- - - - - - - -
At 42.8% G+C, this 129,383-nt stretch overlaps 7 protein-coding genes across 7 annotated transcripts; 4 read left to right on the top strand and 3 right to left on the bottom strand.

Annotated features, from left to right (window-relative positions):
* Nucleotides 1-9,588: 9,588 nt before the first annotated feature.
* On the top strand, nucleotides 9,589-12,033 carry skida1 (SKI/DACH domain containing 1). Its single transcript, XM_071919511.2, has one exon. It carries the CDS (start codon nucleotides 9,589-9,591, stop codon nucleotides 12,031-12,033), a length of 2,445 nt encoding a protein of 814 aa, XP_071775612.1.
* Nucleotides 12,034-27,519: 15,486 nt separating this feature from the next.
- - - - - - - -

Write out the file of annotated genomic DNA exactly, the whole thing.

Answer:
At 42.8% G+C, this 129,383-nt stretch overlaps 7 protein-coding genes across 7 annotated transcripts; 4 read left to right on the top strand and 3 right to left on the bottom strand.

Annotated features, from left to right (window-relative positions):
* Nucleotides 1-9,588: 9,588 nt before the first annotated feature.
* On the top strand, nucleotides 9,589-12,033 carry skida1 (SKI/DACH domain containing 1). Its single transcript, XM_071919511.2, has one exon. It carries the CDS (start codon nucleotides 9,589-9,591, stop codon nucleotides 12,031-12,033), a length of 2,445 nt encoding a protein of 814 aa, XP_071775612.1.
* Nucleotides 12,034-27,519: 15,486 nt separating this feature from the next.